Reed's Veiled Threat count now stands at: 4

The Fantastic Four are definitely not in the frame of mind to be stopped (Reed sure isn't)--but, stopped they are, and with a tactic I frankly never expected of Doom:

Victor Von Doom, of all people--yanking an innocent in front of him for cover? Doom?? It seems a desperate act completely out of character for him. In addition, what's Sue busy doing--gasping? Why isn't she slapping a quick force field around Alicia? The entire scene happens too abruptly. This is all it takes to shut the FF down? Why should Doom ever fight them again, when he can simply grab anyone within reach to use for cover and force them to stand down?

While the FF are cooling their heels in a dungeon somewhere, Doom is ready to proceed with the coronation of his son. Though judging by the mood of the crowds, those two are likely the only ones ready for it:

Zorba is indeed successful in freeing the FF. Yet when they return to the scene, Zorba makes a shocking announcement, which is followed by an equally shocking transformation that wasn't part of Doom's plan for his successor:

Even captured and held unconscious in a globe, Reed manages to throw a wrench into Doom's plans. What do you get a guy like that for Father's Day?

The entire ceremony has played out before cameras broadcasting it to the United Nations delegates and officials, who now realize that Doom's relinquishment of power was merely a sham, an elaborate deception. I half expected Wolfman to factor in Doom's ability to transfer his mind to another body, so that he would actually take control of the clone at the proper time and thus regain his rule--only this time with his facial features as they were before being so horribly scarred.

There are other aspects to Doom's plan we've yet to see--but Doom must first get some measure of control over this development. However, when the clone violently turns against Doom, it becomes practically impossible to salvage the situation. For the clone is Doom as he was before his accident drove him mad--and these two dual but opposite natures find themselves battling for supremacy.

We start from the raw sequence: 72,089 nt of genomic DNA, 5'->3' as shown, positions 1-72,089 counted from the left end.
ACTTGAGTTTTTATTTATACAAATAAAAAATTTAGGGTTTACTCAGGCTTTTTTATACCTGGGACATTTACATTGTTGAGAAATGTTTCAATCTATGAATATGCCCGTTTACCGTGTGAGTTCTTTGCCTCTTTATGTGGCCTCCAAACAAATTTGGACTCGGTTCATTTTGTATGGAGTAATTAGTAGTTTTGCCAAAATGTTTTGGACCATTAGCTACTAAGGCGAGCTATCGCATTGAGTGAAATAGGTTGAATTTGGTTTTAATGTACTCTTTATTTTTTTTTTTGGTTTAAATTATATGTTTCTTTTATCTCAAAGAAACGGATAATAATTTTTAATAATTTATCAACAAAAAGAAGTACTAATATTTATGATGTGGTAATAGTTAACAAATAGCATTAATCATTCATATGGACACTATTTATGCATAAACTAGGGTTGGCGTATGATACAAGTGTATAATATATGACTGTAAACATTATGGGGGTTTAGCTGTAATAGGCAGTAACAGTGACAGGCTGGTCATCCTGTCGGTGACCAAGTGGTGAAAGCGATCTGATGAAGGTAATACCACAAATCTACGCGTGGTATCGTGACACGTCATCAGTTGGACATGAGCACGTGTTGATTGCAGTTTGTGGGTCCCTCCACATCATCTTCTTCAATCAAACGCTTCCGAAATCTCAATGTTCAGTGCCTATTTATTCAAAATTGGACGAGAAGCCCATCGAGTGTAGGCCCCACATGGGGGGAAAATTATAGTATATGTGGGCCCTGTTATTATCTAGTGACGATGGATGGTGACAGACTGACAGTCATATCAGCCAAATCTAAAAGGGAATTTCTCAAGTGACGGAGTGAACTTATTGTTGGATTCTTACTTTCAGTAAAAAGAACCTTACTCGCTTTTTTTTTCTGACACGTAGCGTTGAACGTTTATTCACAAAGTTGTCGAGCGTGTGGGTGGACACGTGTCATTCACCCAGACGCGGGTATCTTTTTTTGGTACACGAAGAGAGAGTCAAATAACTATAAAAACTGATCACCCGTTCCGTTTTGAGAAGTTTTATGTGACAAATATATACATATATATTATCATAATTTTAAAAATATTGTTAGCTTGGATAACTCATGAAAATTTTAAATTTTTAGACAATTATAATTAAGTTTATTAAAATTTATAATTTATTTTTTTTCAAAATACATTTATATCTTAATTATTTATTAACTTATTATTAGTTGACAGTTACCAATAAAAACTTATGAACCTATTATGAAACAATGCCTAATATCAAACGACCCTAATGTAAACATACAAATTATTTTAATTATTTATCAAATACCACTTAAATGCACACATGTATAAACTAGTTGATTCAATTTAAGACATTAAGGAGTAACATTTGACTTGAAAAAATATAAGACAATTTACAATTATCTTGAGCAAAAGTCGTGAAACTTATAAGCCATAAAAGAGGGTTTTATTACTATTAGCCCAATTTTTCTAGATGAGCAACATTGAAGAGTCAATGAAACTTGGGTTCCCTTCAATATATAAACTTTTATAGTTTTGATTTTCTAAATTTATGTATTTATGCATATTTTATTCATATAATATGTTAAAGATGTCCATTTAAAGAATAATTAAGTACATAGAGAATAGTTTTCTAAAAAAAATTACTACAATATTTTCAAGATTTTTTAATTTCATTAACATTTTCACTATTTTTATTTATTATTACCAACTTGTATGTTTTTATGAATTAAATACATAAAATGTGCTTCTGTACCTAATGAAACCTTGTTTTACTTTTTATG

It doesn't take a psychiatrist to see how deeply the clone's words have struck home during this struggle. But, whatever their impact on Doom, it's clear that they've driven him over the edge. It's one thing to hear Reed Richards or any other foe malign you with stinging words that bore to the very center of who you are--but to hear such words from, in essence, yourself? From the person you've specifically created to be you? It must be like seeing your last chance disintegrate in front of you. Doom has basically heard the truth from the one source that cannot be denied. But it can be extinguished:

And so another part of Doom's master plan falls apart, and not just any part--one that strikes to the core of him. And it's happened within sight of his own subjects, presumably the U.N. delegates, as well as his deadliest enemies. His current state of mind should be obvious--but just in case it isn't, suffice to say that, as Doom struggles to continue what's left of his plan, everyone might want to just keep out of this man's way.

But with Reed's Veiled Threat count on the rise, it doesn't look like the Fantastic Four are going to just walk away this time. And that sets us up for one heck of a confrontation in the next issue:

(I wish that caption had read "Mister Fantastic" instead of "Reed Richards.")

Fantastic Four #199

Script: Marv Wolfman
Pencils: Keith Pollard
Inks: Joe Sinnott
Letterer: John Costanza


Anonymous said...

If I'd been reading that issue my heart would have sunk at the line "next month a double size chiller" because double-sized issues were impossible to find for me as a British reader - like I couldn't find Thor #300 or X-Men #137 after following those stories for months. Thankfully things improved around 1981.

Anonymous said...

Colin, are you referring to Thatcher's domestic programs finally gaining some traction and the slow lifting of the economic burden on the average British citizen or are we talking an increase in double sized Marvel comics abroad?

The Prowler (gets bombed for breakfast in the morning and gets bombed for dinner time and tea).

Anonymous said...